Naomi Shihab Nye

Office 337, Wheeler Hall, Berkeley

I live in a room of abandoned things,
typewriters with jammed ribbons,
clocks that won't wind.
Shelves of books inscribed,
"To Clark, with respect and good wishes."
Clark has moved to another building
without them.

Each day students weave stories
beneath my window.
A boy asks a girl if her interest in him
is growing, and she says, "No."
He should come up and sit
in my office awhile.
Here he could learn what it is to be
a green vinyl chair losing its stuffing.

I like this room so much
I fling the window high
to let the sky in.
Join me, I say.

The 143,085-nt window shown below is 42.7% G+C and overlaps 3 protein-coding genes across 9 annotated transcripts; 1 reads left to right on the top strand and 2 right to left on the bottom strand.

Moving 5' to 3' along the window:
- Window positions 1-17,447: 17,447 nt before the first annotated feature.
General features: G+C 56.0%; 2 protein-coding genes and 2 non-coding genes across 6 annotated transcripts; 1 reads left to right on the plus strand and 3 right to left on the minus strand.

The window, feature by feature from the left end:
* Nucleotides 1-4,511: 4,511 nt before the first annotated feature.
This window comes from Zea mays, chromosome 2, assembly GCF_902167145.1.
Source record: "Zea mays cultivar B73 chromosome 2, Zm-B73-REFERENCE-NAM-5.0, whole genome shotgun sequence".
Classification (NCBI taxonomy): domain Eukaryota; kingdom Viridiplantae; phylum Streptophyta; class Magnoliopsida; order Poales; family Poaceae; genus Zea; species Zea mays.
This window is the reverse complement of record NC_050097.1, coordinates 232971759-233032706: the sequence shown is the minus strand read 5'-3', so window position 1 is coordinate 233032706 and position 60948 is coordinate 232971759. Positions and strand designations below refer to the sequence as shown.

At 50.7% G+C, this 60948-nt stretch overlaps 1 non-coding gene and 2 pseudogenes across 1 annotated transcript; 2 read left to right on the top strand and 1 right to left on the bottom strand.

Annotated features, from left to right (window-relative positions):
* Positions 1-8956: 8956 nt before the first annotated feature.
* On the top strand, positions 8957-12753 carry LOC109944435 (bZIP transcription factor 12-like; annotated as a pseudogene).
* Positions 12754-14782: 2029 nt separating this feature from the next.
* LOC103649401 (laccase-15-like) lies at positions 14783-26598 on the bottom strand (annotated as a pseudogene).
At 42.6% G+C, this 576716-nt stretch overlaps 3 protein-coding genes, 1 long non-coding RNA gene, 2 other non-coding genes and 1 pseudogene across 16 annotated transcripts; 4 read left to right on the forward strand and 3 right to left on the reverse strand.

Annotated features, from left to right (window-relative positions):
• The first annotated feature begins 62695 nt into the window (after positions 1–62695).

Whatever leaves us
leaves us both.
I open the door of my heart
so the losses march out.
Now when the call comes
saying my tricky cat is dead,
when the fuchsia blossoms
make pink tombs in the grass,
a question I asked years ago
is being answered.

Today a gray nest
fell out of a spruce at my feet.
I lifted it, traced the hollow
where a bird once sat,
and looked up.
The tree was very tall.

I brought the nest to my office,
circled it with eucalyptus leaves
that had also fallen,
fragrant grace notes–
buried my face
in this shrine of knitted twigs
and sang the song
to all things that are gone:
it says, you make a short time
seem long.